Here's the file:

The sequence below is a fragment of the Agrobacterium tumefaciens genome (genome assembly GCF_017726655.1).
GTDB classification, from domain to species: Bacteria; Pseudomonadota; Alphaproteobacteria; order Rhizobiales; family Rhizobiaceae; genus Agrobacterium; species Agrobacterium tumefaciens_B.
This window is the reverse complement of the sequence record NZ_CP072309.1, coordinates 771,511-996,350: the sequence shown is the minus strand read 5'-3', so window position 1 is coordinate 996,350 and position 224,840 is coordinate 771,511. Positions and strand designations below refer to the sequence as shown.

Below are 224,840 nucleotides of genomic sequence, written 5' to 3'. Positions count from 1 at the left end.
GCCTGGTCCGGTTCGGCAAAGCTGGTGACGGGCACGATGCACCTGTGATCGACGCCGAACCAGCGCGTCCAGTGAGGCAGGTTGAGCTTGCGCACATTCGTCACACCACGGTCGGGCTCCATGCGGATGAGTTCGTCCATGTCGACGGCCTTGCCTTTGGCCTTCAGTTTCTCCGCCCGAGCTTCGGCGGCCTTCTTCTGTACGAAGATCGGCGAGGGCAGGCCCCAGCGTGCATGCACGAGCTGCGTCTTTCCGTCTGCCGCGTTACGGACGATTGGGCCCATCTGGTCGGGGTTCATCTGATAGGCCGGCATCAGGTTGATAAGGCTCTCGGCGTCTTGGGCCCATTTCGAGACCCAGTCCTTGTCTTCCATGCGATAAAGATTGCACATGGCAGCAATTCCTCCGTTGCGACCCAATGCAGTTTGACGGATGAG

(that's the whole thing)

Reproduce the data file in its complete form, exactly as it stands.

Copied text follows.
The sequence below is a fragment of the Agrobacterium tumefaciens genome (genome assembly GCF_017726655.1).
GTDB classification, from domain to species: Bacteria; Pseudomonadota; Alphaproteobacteria; order Rhizobiales; family Rhizobiaceae; genus Agrobacterium; species Agrobacterium tumefaciens_B.
This window is the reverse complement of the sequence record NZ_CP072309.1, coordinates 771,511-996,350: the sequence shown is the minus strand read 5'-3', so window position 1 is coordinate 996,350 and position 224,840 is coordinate 771,511. Positions and strand designations below refer to the sequence as shown.

Below are 224,840 nucleotides of genomic sequence, written 5' to 3'. Positions count from 1 at the left end.
GCCTGGTCCGGTTCGGCAAAGCTGGTGACGGGCACGATGCACCTGTGATCGACGCCGAACCAGCGCGTCCAGTGAGGCAGGTTGAGCTTGCGCACATTCGTCACACCACGGTCGGGCTCCATGCGGATGAGTTCGTCCATGTCGACGGCCTTGCCTTTGGCCTTCAGTTTCTCCGCCCGAGCTTCGGCGGCCTTCTTCTGTACGAAGATCGGCGAGGGCAGGCCCCAGCGTGCATGCACGAGCTGCGTCTTTCCGTCTGCCGCGTTACGGACGATTGGGCCCATCTGGTCGGGGTTCATCTGATAGGCCGGCATCAGGTTGATAAGGCTCTCGGCGTCTTGGGCCCATTTCGAGACCCAGTCCTTGTCTTCCATGCGATAAAGATTGCACATGGCAGCAATTCCTCCGTTGCGACCCAATGCAGTTTGACGGATGAG